The Magnolia Mediator

Secretary of Labor Alexis Herman speaks out on the changing dynamics of the 21st century workplace

You know the headlines: THE Year 2000 started with a bang. The first week of February marked the longest economic expansion in history-107 months and counting. That milestone followed fast on the heels of a January that saw 387,000 new jobs created-the biggest single-month jump in more than two years. General unemployment dropped to 4%-the lowest in 40 years-and even African American unemployment declined to around 8% from double digits.

Now, what do all those statistics mean to you? A financially secure future in an ever-changing workplace, if Secretary of Labor Alexis M. Herman has anything to do with it. The diminutive Mobile, Alabama, native may walk-and talk-softly, but she has earned the respect of some the biggest corporations and unions in the country. Those who know her, and have worked for and with her, point to the Xavier University graduate’s ability to focus on an issue, put together a strategy and get those needed to push the agenda forward to buy into it-with Southern gentility, of course.

She is perhaps best known for her tenure as deputy chairperson of the Democratic National Committee when the late Ron Brown served as its chairman. Her nomination and confirmation as labor secretary were the object of some contention in Washington, D.C., political circles due to allegations of influence-peddling. Though an investigation into whether she took a cash bribe or solicited illegal campaign donations while she was a White House aide in the Clinton administration (allegations she consistently denied) turned up nothing, it ultimately took over 100 days for her to be approved.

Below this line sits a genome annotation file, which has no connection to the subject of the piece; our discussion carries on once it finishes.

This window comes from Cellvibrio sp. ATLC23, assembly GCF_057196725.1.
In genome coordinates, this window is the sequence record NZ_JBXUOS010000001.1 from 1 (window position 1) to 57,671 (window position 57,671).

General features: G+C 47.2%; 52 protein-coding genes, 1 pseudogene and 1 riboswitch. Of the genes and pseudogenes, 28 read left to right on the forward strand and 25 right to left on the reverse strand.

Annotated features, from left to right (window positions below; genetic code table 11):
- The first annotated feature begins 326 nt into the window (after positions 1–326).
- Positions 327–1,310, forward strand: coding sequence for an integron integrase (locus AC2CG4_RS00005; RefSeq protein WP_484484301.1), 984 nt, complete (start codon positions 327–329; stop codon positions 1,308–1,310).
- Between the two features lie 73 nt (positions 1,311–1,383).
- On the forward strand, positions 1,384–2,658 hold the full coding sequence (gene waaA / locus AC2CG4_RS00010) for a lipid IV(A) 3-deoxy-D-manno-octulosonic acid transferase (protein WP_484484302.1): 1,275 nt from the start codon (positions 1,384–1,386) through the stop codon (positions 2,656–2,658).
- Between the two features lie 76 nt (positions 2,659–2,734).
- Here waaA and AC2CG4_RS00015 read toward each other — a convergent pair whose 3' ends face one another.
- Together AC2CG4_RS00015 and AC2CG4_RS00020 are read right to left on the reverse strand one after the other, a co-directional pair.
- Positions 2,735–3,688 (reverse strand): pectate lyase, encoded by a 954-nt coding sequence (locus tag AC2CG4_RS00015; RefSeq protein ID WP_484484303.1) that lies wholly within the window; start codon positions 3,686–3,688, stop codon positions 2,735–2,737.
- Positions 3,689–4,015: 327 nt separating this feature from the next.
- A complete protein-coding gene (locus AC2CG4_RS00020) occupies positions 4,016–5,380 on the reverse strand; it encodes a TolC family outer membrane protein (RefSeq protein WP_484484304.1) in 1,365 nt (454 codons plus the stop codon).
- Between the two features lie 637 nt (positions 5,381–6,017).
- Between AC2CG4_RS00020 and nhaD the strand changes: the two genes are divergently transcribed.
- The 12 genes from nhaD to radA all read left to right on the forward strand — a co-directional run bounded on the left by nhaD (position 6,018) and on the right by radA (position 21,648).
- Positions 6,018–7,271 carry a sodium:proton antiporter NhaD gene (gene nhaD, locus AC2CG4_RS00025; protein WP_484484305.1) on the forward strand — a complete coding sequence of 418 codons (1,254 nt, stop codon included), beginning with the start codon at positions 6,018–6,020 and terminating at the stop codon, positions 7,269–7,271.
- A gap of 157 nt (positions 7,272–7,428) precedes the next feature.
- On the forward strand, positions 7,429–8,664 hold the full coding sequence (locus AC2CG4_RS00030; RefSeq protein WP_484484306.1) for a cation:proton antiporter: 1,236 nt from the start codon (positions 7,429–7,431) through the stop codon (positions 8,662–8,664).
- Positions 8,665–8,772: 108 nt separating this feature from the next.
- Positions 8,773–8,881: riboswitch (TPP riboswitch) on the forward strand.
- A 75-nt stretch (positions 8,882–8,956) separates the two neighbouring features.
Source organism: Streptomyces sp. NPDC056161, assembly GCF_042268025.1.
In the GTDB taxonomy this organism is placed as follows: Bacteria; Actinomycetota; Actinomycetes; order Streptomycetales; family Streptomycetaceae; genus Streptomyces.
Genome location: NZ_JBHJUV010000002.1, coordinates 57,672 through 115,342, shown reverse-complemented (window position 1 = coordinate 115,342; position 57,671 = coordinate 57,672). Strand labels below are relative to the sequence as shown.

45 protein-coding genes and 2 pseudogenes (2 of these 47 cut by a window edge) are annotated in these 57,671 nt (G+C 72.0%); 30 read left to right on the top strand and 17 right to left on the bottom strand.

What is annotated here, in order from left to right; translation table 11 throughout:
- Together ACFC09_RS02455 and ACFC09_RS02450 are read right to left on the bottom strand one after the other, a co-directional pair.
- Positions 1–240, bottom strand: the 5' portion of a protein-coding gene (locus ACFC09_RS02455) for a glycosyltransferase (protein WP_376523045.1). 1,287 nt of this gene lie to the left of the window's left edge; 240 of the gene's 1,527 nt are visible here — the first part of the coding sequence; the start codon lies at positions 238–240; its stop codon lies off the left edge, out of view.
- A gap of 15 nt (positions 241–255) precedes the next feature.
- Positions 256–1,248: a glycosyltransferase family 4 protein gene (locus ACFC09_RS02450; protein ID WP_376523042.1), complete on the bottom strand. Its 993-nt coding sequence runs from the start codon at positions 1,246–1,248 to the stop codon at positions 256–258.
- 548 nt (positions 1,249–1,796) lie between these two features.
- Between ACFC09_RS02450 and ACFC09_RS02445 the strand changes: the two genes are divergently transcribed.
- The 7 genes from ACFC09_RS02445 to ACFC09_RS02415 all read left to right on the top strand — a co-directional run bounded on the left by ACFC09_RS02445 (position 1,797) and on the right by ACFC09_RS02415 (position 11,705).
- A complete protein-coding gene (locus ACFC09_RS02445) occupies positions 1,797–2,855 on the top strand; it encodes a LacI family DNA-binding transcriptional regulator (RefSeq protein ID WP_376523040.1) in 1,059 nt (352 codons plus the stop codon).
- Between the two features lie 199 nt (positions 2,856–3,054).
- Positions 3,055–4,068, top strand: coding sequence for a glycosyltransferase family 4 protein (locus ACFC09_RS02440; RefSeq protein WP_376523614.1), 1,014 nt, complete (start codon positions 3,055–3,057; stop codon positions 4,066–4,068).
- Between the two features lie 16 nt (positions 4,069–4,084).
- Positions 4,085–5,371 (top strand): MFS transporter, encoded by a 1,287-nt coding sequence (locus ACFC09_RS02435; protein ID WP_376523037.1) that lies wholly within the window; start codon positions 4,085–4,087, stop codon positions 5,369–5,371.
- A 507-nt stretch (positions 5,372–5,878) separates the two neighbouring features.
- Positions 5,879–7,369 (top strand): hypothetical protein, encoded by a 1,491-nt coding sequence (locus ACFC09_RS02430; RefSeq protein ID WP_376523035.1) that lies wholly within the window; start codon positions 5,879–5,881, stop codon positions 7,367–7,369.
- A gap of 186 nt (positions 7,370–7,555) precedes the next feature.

Since being named labor secretary in 1997, Herman has spearheaded a number of weighty initiatives aimed at addressing various areas of concern in the American workplace. Among them is the Youth Opportunity Movement, the Labor Department’s $1 billion community investment plan to train at-risk youth for the workforce while working through their communities to build partnerships among them and government, private-sector businesses and not-for-profit, community- and faith-based organizations. Established in the summer of 1999, the YO Movement is a direct result of the Work Force Investment Act of 1998, which was enacted to “consolidate, coordinate and improve employment, training, literacy and vocational rehabilitation programs in the United States.”

Creating policy isn’t all that has characterized Herman’s reign as Madam Secretary. While “steel magnolia” is often used to characterize Southern women of strong conviction and purpose, the term would be an apt description of Herman’s determination-and not her personality. Her strong suit is as a mediator. Just ask the Teamsters and UPS, between whom she successfully mediated a strike, or ask the labor ministers of nations around the globe.

With the workplace evolving from a manufacturing base to an information and service base (see “The Future is Now,” February 2000), black enterprise recently spoke with the secretary in Washington about the changing landscape and to get a perspective on what workers must do to prepare themselves going into the new century.

What should people do to prepare themselves for working in what’s been termed the New

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